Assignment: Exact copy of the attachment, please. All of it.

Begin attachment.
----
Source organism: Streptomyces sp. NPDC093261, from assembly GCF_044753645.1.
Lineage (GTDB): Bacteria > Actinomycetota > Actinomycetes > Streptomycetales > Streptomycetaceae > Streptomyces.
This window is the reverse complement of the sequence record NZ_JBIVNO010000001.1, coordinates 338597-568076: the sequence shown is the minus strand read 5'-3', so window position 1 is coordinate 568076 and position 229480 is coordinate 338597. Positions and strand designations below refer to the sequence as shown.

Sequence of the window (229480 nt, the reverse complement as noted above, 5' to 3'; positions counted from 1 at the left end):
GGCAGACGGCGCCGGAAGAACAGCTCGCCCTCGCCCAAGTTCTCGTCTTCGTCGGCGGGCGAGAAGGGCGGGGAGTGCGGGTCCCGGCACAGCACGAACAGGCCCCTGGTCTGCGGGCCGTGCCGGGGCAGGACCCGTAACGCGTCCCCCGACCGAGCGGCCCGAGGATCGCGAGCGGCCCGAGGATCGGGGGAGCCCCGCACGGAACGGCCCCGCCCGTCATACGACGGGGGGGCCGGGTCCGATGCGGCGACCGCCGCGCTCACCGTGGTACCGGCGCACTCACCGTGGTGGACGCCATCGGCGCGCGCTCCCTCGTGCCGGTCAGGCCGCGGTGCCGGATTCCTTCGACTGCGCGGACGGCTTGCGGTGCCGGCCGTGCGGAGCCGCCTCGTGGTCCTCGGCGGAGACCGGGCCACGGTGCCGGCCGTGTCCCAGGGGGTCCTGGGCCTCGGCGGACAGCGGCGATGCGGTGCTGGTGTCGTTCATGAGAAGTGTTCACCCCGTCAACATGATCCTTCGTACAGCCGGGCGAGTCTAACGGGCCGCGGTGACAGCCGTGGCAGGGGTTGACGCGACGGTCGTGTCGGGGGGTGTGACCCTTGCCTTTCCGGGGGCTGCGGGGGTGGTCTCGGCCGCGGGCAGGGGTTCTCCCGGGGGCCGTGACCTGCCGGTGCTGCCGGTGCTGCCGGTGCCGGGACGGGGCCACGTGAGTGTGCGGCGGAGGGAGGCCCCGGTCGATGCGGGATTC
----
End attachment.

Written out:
Source organism: Streptomyces sp. NPDC093261, from assembly GCF_044753645.1.
Lineage (GTDB): Bacteria > Actinomycetota > Actinomycetes > Streptomycetales > Streptomycetaceae > Streptomyces.
This window is the reverse complement of the sequence record NZ_JBIVNO010000001.1, coordinates 338597-568076: the sequence shown is the minus strand read 5'-3', so window position 1 is coordinate 568076 and position 229480 is coordinate 338597. Positions and strand designations below refer to the sequence as shown.

Sequence of the window (229480 nt, the reverse complement as noted above, 5' to 3'; positions counted from 1 at the left end):
GGCAGACGGCGCCGGAAGAACAGCTCGCCCTCGCCCAAGTTCTCGTCTTCGTCGGCGGGCGAGAAGGGCGGGGAGTGCGGGTCCCGGCACAGCACGAACAGGCCCCTGGTCTGCGGGCCGTGCCGGGGCAGGACCCGTAACGCGTCCCCCGACCGAGCGGCCCGAGGATCGCGAGCGGCCCGAGGATCGGGGGAGCCCCGCACGGAACGGCCCCGCCCGTCATACGACGGGGGGGCCGGGTCCGATGCGGCGACCGCCGCGCTCACCGTGGTACCGGCGCACTCACCGTGGTGGACGCCATCGGCGCGCGCTCCCTCGTGCCGGTCAGGCCGCGGTGCCGGATTCCTTCGACTGCGCGGACGGCTTGCGGTGCCGGCCGTGCGGAGCCGCCTCGTGGTCCTCGGCGGAGACCGGGCCACGGTGCCGGCCGTGTCCCAGGGGGTCCTGGGCCTCGGCGGACAGCGGCGATGCGGTGCTGGTGTCGTTCATGAGAAGTGTTCACCCCGTCAACATGATCCTTCGTACAGCCGGGCGAGTCTAACGGGCCGCGGTGACAGCCGTGGCAGGGGTTGACGCGACGGTCGTGTCGGGGGGTGTGACCCTTGCCTTTCCGGGGGCTGCGGGGGTGGTCTCGGCCGCGGGCAGGGGTTCTCCCGGGGGCCGTGACCTGCCGGTGCTGCCGGTGCTGCCGGTGCCGGGACGGGGCCACGTGAGTGTGCGGCGGAGGGAGGCCCCGGTCGATGCGGGATTC